Bewegung ist alles - wie die Tierphysiotherapie Deinem Liebling helfen kann - AniForte

Movement is everything - how animal physiotherapy can help your pet

Do you want your pet to be more agile and perform better? Read here about the possibilities of animal physiotherapy.

Make your own dog ice cream - the taste of summer Reading Movement is everything - how animal physiotherapy can help your pet 7 minutes Next Oh, you fat thing! Reasons for obesity in dogs and cats

Has your pet been injured or had an operation? Subsequent animal physiotherapy could help. But what exactly do the sessions involve for your pet? Animal physiotherapist Vanessa Krickhahn tells us today what methods are used to increase your pet's mobility and performance.

What is physiotherapy?

The word physiotherapy is derived from:

"Physis" - the real, the tangible, the natural
Natural = physio
Disease treatment - therapy

In many countries such as England, France, the Netherlands and America, animal physiotherapy is already part of the standard treatment after operations. However, animals used in sport can also benefit from therapy. It is both an alternative and a sensible addition to drug and surgical treatment of illnesses. The core of physiotherapy consists of movement therapy and physiotherapy.

Physiotherapeutic goals

Pain inevitably leads to tension and a relieving posture, which can lead to further pain in other areas of the body. Once you are in such a vicious circle, it is important to break it. The aim of physiotherapy is therefore to achieve rapid pain relief. Joint stabilization, blood circulation stimulation and muscle relaxation and development with the accompanying increase in mobility and performance in the form of improved endurance and fitness are the way to achieve this. Wellness treatments are also included.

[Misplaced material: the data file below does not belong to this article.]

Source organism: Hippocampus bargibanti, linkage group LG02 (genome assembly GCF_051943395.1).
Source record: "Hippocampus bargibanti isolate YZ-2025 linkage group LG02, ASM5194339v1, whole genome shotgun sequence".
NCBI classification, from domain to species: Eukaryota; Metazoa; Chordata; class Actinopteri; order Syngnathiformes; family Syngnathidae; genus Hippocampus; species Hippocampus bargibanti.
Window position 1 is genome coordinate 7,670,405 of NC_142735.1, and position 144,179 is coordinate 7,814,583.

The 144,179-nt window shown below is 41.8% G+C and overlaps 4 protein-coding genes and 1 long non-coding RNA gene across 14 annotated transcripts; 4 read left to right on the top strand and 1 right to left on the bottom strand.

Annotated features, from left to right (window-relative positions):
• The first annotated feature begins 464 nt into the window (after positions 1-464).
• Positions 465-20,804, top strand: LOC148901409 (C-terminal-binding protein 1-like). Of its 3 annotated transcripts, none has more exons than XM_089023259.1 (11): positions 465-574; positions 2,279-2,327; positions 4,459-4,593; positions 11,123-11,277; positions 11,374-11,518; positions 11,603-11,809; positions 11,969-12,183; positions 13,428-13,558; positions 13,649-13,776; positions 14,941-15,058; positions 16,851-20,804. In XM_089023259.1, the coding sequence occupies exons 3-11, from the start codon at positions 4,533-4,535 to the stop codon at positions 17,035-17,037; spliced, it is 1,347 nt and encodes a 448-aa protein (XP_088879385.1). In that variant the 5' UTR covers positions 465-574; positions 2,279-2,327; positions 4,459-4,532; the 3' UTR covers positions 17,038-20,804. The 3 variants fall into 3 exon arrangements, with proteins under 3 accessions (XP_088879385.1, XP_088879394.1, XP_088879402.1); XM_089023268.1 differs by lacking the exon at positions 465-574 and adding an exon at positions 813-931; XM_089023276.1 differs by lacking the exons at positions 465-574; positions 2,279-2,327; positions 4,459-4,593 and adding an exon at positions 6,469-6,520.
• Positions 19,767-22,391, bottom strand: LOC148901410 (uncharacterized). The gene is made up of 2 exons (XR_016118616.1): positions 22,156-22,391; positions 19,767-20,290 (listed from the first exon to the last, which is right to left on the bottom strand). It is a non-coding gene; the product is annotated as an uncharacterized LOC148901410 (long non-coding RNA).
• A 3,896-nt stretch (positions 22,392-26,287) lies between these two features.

This leads to an improvement in the quality of life and an increase in your four-legged friend's enjoyment of exercise!

When does your pet need physiotherapy?

There are a few signs that owners can easily recognize. However, you see your pet every day and the changes in chronic pain patients are usually gradual and therefore difficult for owners to recognize.

Your powers of observation are required here!

Possible changes are

Behavioral changes:

  • Inactivity, no longer likes to play, not even with other dogs (also aggressiveness)
  • Avoids the owner's touch (also e.g. when brushing/grooming)
  • Frequent "re-bedding" and restlessness/frequent switching from one leg to the other
  • Increased search for warm and cold places to lie down
  • Signs of possible pain/discomfort (yawning, licking, smacking)
  • Intensive licking and gnawing of body parts
  • Horse puts its ears back when girthing or saddling

In motion:

  • Sluggish standing up or lying down
  • Awkward posture such as arched back and tucked up belly
  • Crooked posture of head and tail
  • Head held low or head nodding while moving
  • Claws/hooves drag on the ground, limbs are not lifted properly
  • Walking at an angle (i.e. front and hind limbs are not "in one track")
  • Horses and dogs can maintain a gait and become faster and faster
  • Visible lameness
  • Yelping during certain movements
  • Horses twist their necks or jump into a cross gallop

Animal physiotherapy is already being used successfully in the following areas:

  • for regeneration and rehabilitation after operations
  • to maintain and/or improve movement in old or movement-restricted animals
  • against congenital deformities of the musculoskeletal system and poor posture
  • for the treatment of diseases/damaged nervous systems
  • for degenerative diseases of the joints and spine
  • for back problems such as spondylosis, calcified and herniated discs
  • for diseases of the muscles, ligaments and tendons
  • for muscle atrophy/tension
  • for gait training/coordination
  • for balance disorders
  • for edema (swelling/water retention)
  • for lameness
  • for chronic pain problems, pain reduction
  • for condition building/strength training for sports animals
  • for overweight